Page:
Monday, October 5, 2015

Summer At Fort Yargo State Park: Shelter A To The Old Fort, August 10th, 2015 (Part 2)

August 10th. (Continued from…). I started to walk again at Fort Yargo State Park in Winder, Georgia. One of my favorite walks is from the Group Shelter A to the Old Fort and back.This is a rewarding walk for viewing wildflowers and I’ve This is a rewarding walk for viewing wildflowers and I’ve been walking it every week and documenting the wildflowers that I see.

The route, which I described here, here, and here.
The early spring wildflowers have finished blooming; it’s time to watch the developing fruit. A few late spring/summer wildflowers are blooming now.

Just past the first bridge, the Pipsissewa (Chimaphila maculata) seed capsules looked healthy. These take a long time to ripen.

In the woods, I could see scuppernongs on the vines.

The seed capsules on the Wild Yam (Dioscorea villosa) vine were yellowing; maybe they were starting to ripen.

The fruit on the first Eastern Sweetshrub (Calycanthus floridus) was a darker brown than the previous week; it was starting to dry.

A Hairy Elephantfoot (Elephantopus tomentosus) was blooming beside the trail. The plants are sparser on this trail than on the trail from the Section B parking lot to the dam.

The seed capsules on the witchhazel bush (Hamamelis sp.) still showed no sign of ripening; the…

the flower buds developing for this season remained unchanged from the previous week.

The lomonts on the Naked Ticktrefoil (Desmodium nudiflorum) were still developing; they were ‘sticky’ now – waiting for some unsuspecting animal or person to carry them away to a new location.

The fruit on the second Eastern Sweetshrub was still yellow; it was taking its time to ripen.

When I got to the bridge to the Fishing Area, I found another – or maybe it was the same as I saw the previous week – young Yellow-bellied Slider (Trachemys scripta scripta) sunning itself on a log in the inlet.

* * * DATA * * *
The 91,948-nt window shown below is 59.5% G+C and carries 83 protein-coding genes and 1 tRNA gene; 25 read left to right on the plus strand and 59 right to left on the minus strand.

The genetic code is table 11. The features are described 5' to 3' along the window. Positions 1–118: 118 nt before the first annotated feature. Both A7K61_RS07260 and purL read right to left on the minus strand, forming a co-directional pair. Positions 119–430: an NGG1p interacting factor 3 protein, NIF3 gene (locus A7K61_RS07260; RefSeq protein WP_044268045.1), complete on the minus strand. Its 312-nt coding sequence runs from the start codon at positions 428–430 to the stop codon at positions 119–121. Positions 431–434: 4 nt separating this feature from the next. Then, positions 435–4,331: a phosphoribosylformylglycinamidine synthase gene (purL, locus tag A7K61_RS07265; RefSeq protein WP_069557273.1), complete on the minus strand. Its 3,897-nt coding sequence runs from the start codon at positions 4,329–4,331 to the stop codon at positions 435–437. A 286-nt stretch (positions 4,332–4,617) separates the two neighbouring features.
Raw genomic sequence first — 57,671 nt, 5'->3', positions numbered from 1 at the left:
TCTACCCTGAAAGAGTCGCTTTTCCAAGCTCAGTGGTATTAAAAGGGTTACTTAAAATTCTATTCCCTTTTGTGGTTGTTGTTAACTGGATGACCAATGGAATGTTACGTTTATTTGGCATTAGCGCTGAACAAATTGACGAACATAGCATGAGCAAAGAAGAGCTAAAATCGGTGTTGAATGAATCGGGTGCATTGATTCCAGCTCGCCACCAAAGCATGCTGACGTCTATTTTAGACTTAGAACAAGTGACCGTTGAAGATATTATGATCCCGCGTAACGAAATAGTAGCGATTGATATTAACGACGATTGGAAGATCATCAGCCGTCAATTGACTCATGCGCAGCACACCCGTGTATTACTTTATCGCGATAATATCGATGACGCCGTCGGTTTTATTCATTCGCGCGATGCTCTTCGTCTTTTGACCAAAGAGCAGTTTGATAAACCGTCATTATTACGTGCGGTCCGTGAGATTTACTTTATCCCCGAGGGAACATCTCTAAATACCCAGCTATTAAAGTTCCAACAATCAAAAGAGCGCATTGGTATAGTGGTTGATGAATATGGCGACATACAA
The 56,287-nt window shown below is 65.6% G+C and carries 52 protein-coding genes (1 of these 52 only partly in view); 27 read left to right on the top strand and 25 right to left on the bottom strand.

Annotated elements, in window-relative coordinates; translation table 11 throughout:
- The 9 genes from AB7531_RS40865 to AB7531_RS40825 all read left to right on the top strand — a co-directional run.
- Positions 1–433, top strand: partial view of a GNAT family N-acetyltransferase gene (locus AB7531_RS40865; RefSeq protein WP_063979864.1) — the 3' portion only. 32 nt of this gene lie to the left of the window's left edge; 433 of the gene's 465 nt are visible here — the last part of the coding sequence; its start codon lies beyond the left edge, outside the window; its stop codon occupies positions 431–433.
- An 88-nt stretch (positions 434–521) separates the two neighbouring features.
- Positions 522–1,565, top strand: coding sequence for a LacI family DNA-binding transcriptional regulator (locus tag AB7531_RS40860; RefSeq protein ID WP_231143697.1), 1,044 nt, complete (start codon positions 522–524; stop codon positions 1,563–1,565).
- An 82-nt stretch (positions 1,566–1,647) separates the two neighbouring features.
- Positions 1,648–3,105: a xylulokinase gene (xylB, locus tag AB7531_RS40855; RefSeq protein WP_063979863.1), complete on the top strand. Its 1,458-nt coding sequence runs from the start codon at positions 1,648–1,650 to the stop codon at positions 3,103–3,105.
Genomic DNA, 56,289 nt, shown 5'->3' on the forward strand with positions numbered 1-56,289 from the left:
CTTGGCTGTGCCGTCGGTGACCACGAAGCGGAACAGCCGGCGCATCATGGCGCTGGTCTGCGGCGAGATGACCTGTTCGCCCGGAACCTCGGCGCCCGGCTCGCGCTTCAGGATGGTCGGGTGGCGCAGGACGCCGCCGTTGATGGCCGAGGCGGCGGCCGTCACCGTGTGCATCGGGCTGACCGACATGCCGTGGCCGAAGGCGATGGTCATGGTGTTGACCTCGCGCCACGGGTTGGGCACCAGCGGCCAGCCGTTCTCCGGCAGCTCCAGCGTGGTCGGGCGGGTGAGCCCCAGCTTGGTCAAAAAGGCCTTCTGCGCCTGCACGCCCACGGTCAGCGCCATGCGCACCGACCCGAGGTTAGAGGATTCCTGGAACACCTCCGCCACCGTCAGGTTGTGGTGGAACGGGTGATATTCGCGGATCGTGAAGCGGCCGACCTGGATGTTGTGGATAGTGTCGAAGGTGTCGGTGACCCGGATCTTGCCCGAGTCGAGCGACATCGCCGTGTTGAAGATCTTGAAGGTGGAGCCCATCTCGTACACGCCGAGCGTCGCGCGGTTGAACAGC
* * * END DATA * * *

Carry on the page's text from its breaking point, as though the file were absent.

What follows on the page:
The fruit on the Buttonbush (Cephalanthus occidentalis) were unchanged from the previous week.

As I walked past the point in the Fishing Area, clouds had started to build up.

Groundnut (Apios americana) vines were still blooming along the shore of the lake.

In the ‘Rock Garden’…

the seed capsules on the Wild Yam (Dioscorea villosa) were starting to turn yellow. Hopefully, they were starting to ripen.

A single Smooth Yellow False Foxglove (Aureolaria flava) was blooming.

The Indian Woodoats (Chasmanthium latifolium) were already starting to ripen.

I found another Solomon’s Seal (Polygonatum biflorum) with berries that were just starting to ripen. 

At the inlet below the Old Fort, the…

seed capsules on the Swamp Rosemallow (Hibiscus moscheutos) were opened to release their seeds. It was remarkable how many seeds were still in the capsules.

I’d been watching the Floating Primrose-willow (Ludwigia peplioides) that grows along the shore of this inlet in the lake. This patch used to be thick and bloom profusely; it’s much sparser now.

Finally, there was one flower and it was as beautiful as I remember. Sadly, it was the only flower this season. I’m glad I saw it.

Before I set off back along the trail, I noticed an interesting feature on the wooden retaining wall along the edge of the lake. One of the large timbers had split and had been repaired with an iron wedge hammered into its end. I wondered if they still used this method for repairing timbers like this.

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